The oral part of the examination will focus upon the same subject areas selected for the written component. The oral examination will occur not more than two weeks after the written papers have been completed.

The Examination Committee for both parts of the comprehensive examination shall consist of five voting members, including the Head of Department (or delegate) who shall chair the Committee, the candidate's Supervisor, and three other members. If the Head of the Department is also a member of the Supervisory Committee, an additional representative of the Department shall be appointed to chair the Examination Committee.

6. Following successful completion of the comprehensive examination, a written research proposal shall be completed, with the approval of the Supervisory Committee, no later than the last day of classes of the fourth semester following admission to the program. This proposal must be approved before the student continues work on the thesis. Failure to secure approval by this time, will, without good cause, result in the student being required to withdraw from the program. The student is required to present a seminar on his/her research to the Geography Department during the course of his/her program.

7. Successful completion of the Ph.D. program will require examination of the completed thesis and an oral defence of the thesis, as prescribed in the General Regulations governing the School of Graduate Studies (Section J.4). Final approval of the thesis shall be the responsibility of the School of Graduate Studies.


In accordance with Senate's Policy Regarding Inactive Courses, courses which have not been offered in the previous three academic years and which are not scheduled to be offered in the current academic year have been removed from the following listing. For information about any of these inactive courses, please contact the Head of the Department.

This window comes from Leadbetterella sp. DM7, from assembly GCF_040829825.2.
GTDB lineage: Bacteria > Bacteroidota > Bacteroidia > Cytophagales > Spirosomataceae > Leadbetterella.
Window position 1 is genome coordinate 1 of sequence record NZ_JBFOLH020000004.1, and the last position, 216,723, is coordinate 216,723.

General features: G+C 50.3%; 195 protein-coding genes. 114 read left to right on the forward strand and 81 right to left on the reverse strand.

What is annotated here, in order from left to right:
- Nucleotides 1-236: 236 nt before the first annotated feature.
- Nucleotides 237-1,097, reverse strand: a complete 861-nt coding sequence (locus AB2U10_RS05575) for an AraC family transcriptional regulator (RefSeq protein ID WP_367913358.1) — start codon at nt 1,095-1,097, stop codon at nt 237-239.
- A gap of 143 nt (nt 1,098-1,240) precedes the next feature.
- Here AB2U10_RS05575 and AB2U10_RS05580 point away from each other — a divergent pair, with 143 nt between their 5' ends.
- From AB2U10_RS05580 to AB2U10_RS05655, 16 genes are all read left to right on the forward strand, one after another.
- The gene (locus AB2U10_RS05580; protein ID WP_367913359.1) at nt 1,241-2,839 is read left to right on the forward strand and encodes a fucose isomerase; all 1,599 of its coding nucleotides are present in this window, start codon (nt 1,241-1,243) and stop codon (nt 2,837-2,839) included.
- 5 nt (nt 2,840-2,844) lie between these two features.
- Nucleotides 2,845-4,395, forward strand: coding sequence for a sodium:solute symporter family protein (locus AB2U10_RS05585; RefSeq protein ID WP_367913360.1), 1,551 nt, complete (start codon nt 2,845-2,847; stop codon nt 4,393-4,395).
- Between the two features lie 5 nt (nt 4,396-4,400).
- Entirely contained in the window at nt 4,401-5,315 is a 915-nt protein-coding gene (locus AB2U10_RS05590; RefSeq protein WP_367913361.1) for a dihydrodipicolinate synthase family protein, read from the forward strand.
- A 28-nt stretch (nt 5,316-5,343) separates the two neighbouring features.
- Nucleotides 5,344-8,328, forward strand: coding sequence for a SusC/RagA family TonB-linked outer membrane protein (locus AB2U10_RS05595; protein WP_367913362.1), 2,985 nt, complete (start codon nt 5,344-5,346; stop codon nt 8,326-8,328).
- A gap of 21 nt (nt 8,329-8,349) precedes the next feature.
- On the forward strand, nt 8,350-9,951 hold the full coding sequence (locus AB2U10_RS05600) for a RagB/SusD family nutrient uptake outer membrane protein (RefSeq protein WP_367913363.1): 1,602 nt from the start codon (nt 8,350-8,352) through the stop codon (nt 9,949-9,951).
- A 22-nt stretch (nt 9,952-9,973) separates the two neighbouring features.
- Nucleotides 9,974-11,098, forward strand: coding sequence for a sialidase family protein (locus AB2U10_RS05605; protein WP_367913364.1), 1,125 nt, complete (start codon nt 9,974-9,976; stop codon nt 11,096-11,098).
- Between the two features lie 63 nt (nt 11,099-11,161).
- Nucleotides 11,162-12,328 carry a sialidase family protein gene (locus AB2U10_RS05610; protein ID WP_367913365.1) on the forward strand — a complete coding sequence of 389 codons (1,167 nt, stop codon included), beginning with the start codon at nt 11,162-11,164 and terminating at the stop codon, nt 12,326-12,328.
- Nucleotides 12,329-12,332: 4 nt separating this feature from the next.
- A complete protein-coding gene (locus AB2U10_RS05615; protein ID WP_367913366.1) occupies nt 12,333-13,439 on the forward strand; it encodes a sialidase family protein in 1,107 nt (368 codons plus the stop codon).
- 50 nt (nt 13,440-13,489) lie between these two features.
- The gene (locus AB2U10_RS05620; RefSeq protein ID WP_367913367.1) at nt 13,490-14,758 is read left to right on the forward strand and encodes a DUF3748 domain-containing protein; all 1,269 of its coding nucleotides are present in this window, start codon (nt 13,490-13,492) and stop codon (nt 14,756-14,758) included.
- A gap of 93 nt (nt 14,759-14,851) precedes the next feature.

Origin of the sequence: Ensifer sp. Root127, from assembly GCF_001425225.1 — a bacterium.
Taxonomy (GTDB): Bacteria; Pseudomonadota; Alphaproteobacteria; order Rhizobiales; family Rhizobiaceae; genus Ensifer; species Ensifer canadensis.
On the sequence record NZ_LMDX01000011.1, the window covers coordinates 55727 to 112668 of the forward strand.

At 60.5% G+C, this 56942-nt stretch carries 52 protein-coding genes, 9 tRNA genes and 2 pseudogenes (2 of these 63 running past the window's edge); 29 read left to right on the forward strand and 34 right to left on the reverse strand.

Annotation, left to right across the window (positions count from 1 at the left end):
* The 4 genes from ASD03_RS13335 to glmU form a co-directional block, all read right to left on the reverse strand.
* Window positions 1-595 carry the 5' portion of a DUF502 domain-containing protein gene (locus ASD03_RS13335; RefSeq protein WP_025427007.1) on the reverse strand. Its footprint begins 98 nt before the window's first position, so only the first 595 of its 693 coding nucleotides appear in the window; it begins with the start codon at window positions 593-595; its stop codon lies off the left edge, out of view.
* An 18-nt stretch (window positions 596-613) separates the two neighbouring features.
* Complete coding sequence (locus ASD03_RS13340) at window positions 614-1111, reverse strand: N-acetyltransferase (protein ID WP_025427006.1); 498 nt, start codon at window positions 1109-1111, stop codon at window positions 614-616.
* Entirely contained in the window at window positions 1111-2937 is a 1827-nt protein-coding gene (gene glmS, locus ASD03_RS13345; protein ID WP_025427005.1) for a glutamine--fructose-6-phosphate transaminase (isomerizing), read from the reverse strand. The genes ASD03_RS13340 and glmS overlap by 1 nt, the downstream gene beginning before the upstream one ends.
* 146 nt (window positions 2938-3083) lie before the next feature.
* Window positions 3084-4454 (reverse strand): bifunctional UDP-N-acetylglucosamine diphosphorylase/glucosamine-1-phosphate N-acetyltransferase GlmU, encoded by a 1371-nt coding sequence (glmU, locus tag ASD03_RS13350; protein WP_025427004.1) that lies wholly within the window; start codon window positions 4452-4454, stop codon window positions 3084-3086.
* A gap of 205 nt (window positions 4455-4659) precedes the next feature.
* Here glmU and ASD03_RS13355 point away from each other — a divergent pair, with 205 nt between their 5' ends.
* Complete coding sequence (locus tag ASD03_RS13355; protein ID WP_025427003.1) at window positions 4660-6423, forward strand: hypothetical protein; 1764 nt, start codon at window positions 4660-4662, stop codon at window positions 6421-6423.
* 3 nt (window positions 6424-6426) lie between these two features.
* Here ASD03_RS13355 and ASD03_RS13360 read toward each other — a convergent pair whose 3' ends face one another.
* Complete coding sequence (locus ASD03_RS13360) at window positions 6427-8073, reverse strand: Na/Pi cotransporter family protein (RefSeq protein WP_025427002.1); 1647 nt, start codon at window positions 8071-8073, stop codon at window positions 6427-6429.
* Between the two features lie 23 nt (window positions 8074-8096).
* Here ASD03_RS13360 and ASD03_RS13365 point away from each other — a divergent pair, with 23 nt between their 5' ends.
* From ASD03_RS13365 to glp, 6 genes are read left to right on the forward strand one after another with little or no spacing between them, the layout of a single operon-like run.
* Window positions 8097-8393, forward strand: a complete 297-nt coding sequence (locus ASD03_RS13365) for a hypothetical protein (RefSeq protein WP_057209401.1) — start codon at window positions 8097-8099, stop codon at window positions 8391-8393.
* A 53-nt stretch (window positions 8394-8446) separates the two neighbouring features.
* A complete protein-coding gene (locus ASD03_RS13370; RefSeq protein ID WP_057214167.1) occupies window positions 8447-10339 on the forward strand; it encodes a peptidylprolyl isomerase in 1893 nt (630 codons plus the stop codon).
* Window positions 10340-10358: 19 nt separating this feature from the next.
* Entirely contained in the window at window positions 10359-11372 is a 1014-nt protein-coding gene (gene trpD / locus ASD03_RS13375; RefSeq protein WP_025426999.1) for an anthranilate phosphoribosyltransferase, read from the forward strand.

A selection of the following graduate courses will be offered to meet the requirements of candidates as far as the resources of the Department will allow:

6000. Development of Geographical Thought
6100. Research Techniques in A Selected Field of Geography I
6101. Research Techniques in A Selected Field of Geography II
6120. Spatial Pattern Analysis and Computer Mapping
6150. Environmental Remote Sensing and Image Analysis
6200. Economic Geography I: Location Theory
6201. Economic Geography II: Regional Development
6250. Conservation of Natural Resources
6300. Problems in Fisheries Geography
6400. Fluvial Geomorphology
6401. Glacial Geomorphology
6410. Climatology
6420. Chronologies in Physical Geography
6500. Cultural Geography
6800. Urban Geography
6802. Internal Structure of Cities
6820. Cartographic Design
6990-95. Special Topics in Geography

Last modified on May 21, 2002 by MaryJane Puxley